TriPolar
07-14-2011, 04:24 PM
Isn't the whole baseball thing something 'merican tv/film writers came up with to circumvent quite puritan rules about what you can and cannot say on TV?

I mean, when you are bragging to your friends IRL you can be a bit more descriptive than '3rd base', no?

It's more likely the terms were coined long before game existed. The game of baseball was created to form a context where sexual terminology was accepted as proper language in the Victorian era. Well, not more likely, so much as totally unlikely, but amusing to consider :)

Actually I think it is quite likely that the sexual code language developed along with the game. You can be much more descriptive, and explicit, bragging to your friends in some situations. But in 'mixed company' or within range of 'tender ears', the baseball terms probably replaced existing euphemisms which had grown stale or familiar.

WordMan
07-14-2011, 04:34 PM
According to Robin Schobosky, a fictional Canadian on How I Met Your Mother, they (ie Canadians) use a hockey analogy (I'm sure Canadians don't, but the writers love to make Canada jokes through her character.)

According to her, the blue line is kissing, the red line is getting naked, and "in the crease" speaks for itself.

She never said explicitly what in the crease means, but I'd like to think that it's third base/genital fondling, and actual sex would be a goal.

That's "Robin Scherbatsky" and she's played by Cobie Smulders, who is, in fact, Canadian.

I have no idea if Canadians actually use hockey analogies IRL, though...

TriPolar
07-14-2011, 04:56 PM
I have no idea if Canadians actually use hockey analogies IRL, though...

There is the Two Handed Zamboni.

bup
07-14-2011, 05:32 PM
Hockey penalties seem more fertile ground for metaphor-reaping. Hooking, slashing, boarding, hand pass, cross-checking, high sticking, spearing...

Tibby or Not Tibby
07-14-2011, 05:38 PM
Does this mean I’m mistaken in my long held assumption that Brits mine their venerated English Tiddlywinks Association’s list of winking terminology for their vulgar sexual conquest euphemisms? I just took it for granted.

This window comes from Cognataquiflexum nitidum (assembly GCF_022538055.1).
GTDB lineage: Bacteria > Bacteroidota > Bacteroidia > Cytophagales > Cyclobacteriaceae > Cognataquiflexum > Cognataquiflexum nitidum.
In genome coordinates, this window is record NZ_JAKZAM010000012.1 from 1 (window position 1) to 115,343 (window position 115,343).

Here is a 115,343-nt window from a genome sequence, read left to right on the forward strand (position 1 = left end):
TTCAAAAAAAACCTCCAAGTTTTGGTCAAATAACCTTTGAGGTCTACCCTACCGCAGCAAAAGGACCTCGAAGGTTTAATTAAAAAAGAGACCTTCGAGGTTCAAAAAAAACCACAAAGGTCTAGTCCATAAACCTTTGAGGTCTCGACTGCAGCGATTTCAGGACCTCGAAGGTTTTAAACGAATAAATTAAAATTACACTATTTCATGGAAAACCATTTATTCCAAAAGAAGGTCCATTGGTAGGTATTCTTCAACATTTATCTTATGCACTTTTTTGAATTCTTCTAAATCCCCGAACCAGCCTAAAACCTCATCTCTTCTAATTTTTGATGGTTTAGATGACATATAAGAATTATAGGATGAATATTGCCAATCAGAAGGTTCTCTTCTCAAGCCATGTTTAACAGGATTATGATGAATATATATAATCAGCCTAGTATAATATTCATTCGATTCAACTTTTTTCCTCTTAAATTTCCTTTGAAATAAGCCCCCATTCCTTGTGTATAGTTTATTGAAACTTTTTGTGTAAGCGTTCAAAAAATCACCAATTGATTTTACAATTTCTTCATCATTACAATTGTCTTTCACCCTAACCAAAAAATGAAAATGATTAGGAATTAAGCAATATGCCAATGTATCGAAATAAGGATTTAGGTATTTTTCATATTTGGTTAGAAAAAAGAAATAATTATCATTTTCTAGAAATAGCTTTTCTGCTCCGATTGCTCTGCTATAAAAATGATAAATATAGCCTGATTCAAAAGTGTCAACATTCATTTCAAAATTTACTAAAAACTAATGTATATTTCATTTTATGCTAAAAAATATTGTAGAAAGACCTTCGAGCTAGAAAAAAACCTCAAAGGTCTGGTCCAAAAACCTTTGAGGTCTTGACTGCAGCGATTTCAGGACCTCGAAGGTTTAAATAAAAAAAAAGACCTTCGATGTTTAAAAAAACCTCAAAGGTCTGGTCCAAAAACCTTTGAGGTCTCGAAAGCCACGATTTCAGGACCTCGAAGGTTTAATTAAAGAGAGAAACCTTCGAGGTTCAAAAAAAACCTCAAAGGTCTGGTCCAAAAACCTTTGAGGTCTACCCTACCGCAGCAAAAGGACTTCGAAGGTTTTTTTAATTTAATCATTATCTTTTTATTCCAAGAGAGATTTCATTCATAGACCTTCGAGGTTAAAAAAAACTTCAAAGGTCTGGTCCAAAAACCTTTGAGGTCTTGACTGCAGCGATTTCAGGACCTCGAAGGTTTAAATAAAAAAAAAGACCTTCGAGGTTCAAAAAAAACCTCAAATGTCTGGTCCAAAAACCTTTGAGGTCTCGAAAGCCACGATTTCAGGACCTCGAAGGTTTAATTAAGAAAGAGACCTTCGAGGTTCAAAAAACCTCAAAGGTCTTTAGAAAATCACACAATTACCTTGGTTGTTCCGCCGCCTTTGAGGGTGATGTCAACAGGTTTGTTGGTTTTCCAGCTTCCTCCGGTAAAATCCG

Winking Terms (from Wikepedia)
Blitz: an attempt to pot all six winks of a player's colour early in the game
Bomb: to send a wink at a pile, usually from distance, in the hope of significantly disturbing it
Boondock: to free a squopped wink by sending it a long way away, leaving the squopping wink free in the battle area
Bristol: a shot which moves a pile of two or more winks as a single unit; the shot is played by holding the squidger at a right angle to its normal plane
Carnovsky (US)/Penhaligon (UK): potting a wink from the baseline (i.e., from 3 feet away)
Cracker: a simultaneous knock-off and squop, i.e. a shot which knocks one wink off the top of another while simultaneously squopping it
Crud: a forceful shot whose purpose is to destroy a pile completely
Good shot: named after John Good. The shot consists of playing a flat wink (one not involved in a pile) through a nearby pile with the intent of destroying the pile
Gromp: an attempt to jump a pile onto another wink (usually with the squidger held in a conventional rather than Bristol fashion)
John Lennon memorial shot: a simultaneous boondock and squop
Lunch: to pot a squopped wink (usually belonging to an opponent)
Scrunge (UK): to bounce out of the pot
Squidger: the disc used to shoot a wink[8] (http://en.wikipedia.org/wiki/Tiddlywinks#cite_note-7)
Squop: to play a wink so that it comes to rest above another wink[9] (http://en.wikipedia.org/wiki/Tiddlywinks#cite_note-8)
Sub: to play a wink so that it ends up (unintentionally) under another wink

(these make more sense when one remembers that the British are primarily a nation of fetishists and paraphiliacs). :)

Morbo
07-14-2011, 06:36 PM
I have no idea if Canadians actually use hockey analogies IRL, though...

This American uses "pulling the goalie" to describe a certain unreliable method of birth control.

Chronos
07-14-2011, 06:46 PM
Your heterosexism is showing here.Probably true, and I apologize for that. But to be honest, I'm not sure the terminology is actually used by anyone but straight males. Do gay men, or women of any orientation, ever brag (or commiserate) about what base they've gotten to?